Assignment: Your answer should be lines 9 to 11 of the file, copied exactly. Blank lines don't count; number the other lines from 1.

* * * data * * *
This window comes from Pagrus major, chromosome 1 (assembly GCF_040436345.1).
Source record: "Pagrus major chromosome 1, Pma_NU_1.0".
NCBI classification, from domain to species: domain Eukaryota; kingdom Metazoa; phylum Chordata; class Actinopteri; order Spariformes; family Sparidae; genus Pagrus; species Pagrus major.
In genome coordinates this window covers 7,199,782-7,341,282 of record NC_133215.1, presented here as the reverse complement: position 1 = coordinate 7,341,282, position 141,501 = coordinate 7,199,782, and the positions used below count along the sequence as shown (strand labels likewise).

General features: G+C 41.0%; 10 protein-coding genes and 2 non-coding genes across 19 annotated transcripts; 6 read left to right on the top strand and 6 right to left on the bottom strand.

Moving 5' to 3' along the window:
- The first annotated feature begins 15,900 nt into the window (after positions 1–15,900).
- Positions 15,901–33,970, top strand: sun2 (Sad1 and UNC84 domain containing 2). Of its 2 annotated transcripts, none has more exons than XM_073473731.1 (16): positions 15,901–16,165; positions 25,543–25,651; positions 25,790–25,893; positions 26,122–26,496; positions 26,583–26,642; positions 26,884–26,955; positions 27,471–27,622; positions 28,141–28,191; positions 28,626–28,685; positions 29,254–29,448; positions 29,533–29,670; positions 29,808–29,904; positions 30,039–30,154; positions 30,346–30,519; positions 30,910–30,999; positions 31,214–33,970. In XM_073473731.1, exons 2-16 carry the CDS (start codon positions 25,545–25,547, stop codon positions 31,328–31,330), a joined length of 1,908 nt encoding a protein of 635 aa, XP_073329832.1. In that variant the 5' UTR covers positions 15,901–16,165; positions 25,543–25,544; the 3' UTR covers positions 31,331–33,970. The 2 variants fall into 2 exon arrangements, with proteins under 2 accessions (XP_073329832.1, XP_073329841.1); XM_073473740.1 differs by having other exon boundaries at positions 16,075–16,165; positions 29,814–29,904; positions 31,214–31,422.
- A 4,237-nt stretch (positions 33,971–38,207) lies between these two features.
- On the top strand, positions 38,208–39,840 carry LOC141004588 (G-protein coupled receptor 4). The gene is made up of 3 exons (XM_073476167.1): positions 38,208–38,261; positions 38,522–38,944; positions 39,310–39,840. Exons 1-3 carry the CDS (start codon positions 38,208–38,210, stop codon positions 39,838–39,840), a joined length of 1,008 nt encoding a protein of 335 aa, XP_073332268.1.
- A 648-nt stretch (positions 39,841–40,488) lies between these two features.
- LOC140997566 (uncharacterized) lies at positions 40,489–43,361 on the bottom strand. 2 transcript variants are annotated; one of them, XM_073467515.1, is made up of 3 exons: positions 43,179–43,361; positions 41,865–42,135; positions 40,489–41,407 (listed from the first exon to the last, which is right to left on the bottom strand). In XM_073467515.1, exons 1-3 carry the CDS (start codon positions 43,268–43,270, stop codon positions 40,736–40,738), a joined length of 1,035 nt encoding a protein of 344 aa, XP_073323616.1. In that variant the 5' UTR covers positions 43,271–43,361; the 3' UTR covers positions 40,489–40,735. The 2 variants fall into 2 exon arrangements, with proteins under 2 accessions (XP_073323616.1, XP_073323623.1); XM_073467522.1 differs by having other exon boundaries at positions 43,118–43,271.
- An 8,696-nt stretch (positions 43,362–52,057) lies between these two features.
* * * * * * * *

- A 4,237-nt stretch (positions 33,971–38,207) lies between these two features.
- On the top strand, positions 38,208–39,840 carry LOC141004588 (G-protein coupled receptor 4). The gene is made up of 3 exons (XM_073476167.1): positions 38,208–38,261; positions 38,522–38,944; positions 39,310–39,840. Exons 1-3 carry the CDS (start codon positions 38,208–38,210, stop codon positions 39,838–39,840), a joined length of 1,008 nt encoding a protein of 335 aa, XP_073332268.1.
- A 648-nt stretch (positions 39,841–40,488) lies between these two features.